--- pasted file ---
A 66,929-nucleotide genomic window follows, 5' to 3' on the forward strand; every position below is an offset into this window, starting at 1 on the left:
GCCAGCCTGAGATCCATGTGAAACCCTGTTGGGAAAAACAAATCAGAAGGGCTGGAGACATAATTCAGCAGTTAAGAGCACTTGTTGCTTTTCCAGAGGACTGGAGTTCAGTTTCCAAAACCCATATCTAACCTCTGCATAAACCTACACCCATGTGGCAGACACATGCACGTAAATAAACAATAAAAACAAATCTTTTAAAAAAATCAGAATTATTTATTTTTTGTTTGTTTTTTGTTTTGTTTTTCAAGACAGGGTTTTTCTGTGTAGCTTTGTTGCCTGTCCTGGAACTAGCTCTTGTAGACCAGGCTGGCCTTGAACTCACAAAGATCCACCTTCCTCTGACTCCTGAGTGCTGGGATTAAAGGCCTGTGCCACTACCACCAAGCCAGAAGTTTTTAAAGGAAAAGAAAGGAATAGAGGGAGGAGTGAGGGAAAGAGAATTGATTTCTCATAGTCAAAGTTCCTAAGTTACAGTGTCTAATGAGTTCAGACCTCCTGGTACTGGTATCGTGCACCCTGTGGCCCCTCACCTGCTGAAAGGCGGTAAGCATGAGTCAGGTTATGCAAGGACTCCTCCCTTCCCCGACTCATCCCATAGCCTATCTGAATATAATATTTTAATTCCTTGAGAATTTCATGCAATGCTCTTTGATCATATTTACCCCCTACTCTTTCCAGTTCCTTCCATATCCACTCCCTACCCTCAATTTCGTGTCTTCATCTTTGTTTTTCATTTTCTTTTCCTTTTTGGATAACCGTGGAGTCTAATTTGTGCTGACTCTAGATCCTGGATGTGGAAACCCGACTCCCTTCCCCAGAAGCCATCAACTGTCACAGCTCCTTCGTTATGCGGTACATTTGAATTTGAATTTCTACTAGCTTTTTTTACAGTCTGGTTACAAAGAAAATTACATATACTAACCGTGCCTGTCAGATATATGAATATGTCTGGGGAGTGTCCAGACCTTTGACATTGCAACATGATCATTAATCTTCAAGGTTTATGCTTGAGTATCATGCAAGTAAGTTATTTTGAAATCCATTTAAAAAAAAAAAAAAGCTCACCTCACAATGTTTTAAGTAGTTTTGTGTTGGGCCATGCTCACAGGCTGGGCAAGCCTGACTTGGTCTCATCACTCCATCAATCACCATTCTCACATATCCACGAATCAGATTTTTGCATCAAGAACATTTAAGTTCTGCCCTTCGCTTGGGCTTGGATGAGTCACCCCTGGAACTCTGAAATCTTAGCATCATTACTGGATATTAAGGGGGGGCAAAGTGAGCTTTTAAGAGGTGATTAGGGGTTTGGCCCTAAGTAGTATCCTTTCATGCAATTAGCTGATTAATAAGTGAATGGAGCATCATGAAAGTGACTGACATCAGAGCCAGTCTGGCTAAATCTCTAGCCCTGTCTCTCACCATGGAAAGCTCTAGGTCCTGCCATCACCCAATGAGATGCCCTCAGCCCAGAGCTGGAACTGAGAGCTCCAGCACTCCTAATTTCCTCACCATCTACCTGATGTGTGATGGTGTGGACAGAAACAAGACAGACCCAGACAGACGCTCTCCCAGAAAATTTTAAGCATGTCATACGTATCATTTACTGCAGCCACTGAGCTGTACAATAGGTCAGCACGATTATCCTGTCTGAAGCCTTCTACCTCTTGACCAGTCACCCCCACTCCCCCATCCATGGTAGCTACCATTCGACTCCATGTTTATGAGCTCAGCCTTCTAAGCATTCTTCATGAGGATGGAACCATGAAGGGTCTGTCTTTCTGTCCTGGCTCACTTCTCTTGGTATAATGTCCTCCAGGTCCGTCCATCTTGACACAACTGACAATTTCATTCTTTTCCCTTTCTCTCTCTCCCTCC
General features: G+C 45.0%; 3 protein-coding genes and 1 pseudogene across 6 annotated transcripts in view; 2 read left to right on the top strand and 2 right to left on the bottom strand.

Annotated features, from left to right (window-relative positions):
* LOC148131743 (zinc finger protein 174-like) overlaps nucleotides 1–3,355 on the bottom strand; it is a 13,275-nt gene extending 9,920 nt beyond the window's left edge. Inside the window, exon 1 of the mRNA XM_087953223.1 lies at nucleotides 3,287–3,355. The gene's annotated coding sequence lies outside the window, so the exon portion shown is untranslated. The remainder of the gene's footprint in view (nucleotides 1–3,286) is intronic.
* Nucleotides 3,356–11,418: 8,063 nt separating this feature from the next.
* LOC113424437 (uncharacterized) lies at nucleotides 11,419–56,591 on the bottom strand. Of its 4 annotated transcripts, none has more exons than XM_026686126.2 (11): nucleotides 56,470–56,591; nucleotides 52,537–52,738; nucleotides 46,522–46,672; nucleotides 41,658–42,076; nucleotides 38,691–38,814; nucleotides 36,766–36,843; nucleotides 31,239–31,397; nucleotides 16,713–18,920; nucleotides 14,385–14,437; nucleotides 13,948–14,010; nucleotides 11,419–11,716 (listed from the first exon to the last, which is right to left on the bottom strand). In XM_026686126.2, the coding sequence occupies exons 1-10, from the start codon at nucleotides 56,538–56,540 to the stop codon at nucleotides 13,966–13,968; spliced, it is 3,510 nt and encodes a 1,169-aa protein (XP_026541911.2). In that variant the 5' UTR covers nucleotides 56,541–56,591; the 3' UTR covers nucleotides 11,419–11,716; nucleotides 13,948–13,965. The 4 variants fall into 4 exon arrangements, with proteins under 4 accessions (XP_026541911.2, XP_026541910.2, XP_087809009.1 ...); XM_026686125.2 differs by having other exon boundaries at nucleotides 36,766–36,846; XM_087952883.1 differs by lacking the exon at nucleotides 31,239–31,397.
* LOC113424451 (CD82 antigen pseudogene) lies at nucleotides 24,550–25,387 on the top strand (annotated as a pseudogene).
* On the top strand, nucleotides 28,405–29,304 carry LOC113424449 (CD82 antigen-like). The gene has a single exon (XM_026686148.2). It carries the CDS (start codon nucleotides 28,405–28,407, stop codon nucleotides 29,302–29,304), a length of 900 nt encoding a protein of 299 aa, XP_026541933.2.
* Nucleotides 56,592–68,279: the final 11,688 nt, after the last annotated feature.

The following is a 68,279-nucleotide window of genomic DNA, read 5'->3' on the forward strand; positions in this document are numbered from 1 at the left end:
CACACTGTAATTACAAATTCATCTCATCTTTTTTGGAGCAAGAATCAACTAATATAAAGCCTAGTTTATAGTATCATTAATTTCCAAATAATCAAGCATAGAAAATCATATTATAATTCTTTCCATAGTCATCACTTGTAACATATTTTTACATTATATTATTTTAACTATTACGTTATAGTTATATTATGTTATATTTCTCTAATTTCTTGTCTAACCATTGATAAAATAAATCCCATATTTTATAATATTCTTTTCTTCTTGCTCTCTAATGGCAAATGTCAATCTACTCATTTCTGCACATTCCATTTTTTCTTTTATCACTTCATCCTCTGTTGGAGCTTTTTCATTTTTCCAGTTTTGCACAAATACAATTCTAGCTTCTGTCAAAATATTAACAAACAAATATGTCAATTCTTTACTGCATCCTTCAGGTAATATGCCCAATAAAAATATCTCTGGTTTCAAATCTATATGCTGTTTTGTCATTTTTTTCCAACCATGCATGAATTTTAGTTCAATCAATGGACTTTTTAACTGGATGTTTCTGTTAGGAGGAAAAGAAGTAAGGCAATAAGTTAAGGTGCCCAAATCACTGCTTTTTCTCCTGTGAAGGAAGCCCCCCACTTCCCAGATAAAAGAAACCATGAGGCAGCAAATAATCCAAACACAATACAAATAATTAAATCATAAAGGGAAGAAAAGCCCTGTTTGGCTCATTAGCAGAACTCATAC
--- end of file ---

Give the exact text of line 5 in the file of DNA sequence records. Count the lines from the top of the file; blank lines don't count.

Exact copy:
* LOC148131743 (zinc finger protein 174-like) overlaps nucleotides 1–3,355 on the bottom strand; it is a 13,275-nt gene extending 9,920 nt beyond the window's left edge. Inside the window, exon 1 of the mRNA XM_087953223.1 lies at nucleotides 3,287–3,355. The gene's annotated coding sequence lies outside the window, so the exon portion shown is untranslated. The remainder of the gene's footprint in view (nucleotides 1–3,286) is intronic.